2018’s grouping of live action shorts was the first that I had watched in full. There were films that were funny and uplifting. The 2019 list is absent of any humor or any attempt to uplift humanity. A sign of our times or a desert in need of cultivating?
(Estimated Running Time: 75 minutes)
Bao – Domee Shi and Becky Neiman-Cobb, 8 mins.
Late Afternoon – Louise Bagnall and Nuria González Blanco, 10 mins.
Animal Behaviour – Alison Snowden and David Fine, 14 mins.
Weekends – Trevor Jimenez, 16 mins.
One Small Step – Andrew Chesworth and Bobby Pontillas, 8 mins.
In comparison to the 2019 Oscar Nominated Live Action Shorts, I have far fewer feelings overall about the Nominated Animated Shorts. And for the most part, the feelings that I do have are more positive, for even when a film brought me to tears, they were tears for good reasons – joy, pride, love.
The first film that I watched I remember from its time in the theaters, opening for Incredibles 2. “Bao” – created by Domee Shi and Becky Neimann-Cobb, from the USA – is a touching silent short, driven by music and its visual story rather than dialogue. I remember, at that first viewing, feeling mesmerized and a bit horrified as what started as a delicious looking Bao dumpling came to life into an aging woman’s child. With affection, it was easy to suspend any sense of belief and time as the young bao “grew” older and older, adding glasses and even facial hair. His mother wanted only his company but watched as the young Bao found love and threatened to leave with his human fiancée. In a twist that led to my audience’s collective gasp, we caught on to the truth of the mother’s sense of loss and then watched as the family once again becomes whole. The film continued to hold its own on my repeat watch.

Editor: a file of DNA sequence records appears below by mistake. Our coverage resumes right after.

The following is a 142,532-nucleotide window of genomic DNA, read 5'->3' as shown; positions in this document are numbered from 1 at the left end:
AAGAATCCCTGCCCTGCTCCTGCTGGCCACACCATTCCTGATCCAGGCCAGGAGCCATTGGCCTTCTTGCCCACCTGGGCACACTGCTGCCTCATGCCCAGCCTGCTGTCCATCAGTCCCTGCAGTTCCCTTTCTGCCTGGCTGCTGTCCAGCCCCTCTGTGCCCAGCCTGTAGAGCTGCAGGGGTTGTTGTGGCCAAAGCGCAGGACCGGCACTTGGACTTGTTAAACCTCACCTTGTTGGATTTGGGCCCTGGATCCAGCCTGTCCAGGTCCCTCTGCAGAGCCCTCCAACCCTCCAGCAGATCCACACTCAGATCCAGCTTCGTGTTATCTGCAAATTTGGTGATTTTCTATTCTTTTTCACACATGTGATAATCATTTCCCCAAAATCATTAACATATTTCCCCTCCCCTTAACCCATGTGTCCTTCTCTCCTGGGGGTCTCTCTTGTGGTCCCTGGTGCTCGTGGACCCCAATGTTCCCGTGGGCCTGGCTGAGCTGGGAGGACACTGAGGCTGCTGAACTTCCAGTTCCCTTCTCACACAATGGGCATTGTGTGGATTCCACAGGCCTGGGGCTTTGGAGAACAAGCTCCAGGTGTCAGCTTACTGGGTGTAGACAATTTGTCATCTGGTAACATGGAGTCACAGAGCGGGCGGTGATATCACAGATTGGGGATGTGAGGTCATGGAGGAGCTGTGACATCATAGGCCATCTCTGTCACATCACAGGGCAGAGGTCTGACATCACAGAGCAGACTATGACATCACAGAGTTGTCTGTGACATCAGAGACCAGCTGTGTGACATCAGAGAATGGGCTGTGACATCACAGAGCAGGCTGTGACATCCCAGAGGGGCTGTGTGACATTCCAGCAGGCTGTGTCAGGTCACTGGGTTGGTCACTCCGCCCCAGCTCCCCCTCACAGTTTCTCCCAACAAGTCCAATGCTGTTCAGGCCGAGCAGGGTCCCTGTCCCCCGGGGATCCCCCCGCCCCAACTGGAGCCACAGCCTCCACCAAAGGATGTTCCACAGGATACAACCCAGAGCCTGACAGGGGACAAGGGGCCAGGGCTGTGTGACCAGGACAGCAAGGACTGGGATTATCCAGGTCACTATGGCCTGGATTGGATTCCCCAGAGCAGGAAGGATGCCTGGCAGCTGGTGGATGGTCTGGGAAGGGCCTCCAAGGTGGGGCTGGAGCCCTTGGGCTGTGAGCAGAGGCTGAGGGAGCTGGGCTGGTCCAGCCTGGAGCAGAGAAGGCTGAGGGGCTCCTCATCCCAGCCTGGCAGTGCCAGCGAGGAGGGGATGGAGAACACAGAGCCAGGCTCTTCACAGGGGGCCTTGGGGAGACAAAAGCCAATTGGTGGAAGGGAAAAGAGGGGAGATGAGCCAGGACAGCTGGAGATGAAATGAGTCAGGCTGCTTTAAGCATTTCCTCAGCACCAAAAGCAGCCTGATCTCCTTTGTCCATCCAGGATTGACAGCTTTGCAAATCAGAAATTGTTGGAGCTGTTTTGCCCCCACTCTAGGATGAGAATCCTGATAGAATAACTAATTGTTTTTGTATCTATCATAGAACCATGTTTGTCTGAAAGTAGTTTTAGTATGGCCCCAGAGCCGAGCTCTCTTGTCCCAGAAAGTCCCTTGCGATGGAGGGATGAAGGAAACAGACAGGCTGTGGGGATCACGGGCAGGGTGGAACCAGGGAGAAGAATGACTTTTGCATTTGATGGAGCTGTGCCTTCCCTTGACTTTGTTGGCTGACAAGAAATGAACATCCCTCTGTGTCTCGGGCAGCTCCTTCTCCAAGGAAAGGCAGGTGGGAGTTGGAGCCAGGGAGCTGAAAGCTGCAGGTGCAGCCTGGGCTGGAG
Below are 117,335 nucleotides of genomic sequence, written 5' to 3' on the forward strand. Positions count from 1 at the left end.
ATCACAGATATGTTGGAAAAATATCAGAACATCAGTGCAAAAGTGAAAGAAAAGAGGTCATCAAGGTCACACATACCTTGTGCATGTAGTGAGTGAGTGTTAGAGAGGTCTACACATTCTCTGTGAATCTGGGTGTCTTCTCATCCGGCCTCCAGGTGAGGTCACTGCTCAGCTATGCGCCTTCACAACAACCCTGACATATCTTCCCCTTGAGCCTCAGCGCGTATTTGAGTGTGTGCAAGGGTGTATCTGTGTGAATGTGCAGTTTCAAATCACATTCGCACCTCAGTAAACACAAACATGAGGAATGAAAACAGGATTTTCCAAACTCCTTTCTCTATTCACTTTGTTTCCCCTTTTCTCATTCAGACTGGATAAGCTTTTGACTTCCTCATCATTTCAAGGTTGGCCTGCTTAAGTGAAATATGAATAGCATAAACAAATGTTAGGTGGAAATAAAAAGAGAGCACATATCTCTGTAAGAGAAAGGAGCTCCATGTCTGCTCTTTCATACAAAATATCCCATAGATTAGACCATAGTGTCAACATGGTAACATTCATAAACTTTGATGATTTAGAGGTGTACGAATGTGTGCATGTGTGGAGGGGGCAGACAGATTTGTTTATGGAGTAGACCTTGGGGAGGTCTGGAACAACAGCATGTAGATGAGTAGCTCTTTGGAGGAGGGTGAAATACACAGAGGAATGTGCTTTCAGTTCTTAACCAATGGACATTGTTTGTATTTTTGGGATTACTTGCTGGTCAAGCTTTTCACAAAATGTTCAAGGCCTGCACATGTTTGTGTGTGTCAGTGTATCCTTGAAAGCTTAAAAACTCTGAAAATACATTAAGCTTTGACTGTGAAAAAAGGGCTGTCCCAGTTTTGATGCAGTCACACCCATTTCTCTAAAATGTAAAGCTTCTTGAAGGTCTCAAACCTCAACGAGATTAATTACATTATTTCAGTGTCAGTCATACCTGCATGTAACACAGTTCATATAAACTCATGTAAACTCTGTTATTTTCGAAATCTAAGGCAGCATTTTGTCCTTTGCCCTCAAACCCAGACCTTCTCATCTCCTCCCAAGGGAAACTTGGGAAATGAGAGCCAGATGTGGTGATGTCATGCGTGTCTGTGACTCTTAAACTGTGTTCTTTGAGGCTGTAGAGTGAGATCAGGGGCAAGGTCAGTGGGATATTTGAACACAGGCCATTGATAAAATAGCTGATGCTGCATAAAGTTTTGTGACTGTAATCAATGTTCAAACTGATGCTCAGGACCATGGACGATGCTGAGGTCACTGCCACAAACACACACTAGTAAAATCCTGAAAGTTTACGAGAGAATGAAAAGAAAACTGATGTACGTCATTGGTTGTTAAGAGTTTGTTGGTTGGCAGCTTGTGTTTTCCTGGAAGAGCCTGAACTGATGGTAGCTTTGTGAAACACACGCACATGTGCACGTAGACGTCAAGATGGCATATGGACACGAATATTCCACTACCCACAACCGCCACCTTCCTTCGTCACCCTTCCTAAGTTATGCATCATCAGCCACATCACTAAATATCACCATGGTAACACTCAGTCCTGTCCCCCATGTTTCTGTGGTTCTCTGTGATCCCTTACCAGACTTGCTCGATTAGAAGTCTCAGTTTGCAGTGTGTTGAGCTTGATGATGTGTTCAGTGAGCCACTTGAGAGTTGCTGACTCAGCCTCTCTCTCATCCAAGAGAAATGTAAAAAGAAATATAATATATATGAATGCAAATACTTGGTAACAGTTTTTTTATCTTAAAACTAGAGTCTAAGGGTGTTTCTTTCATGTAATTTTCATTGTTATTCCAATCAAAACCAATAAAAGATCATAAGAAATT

Irish short “Late Afternoon” (Louise Bagnall and Nuria Gonzalez Blanco) was one of my favorite shorts of the selection. With its poignant story filled with uplifting music, simple line figure animation filled with colorful background imagery and few words, “Late Afternoon” brought me to tears. I watched the main character, an elderly woman, diving into memories when given small triggers, like a cup of tea with a biscuit. Or a photo that reconnects her to her present as her house is being packed up, presumably to move to a more assisted location. “Late Afternoon” is timely as our population ages and humanizes dementia/memory loss/aging.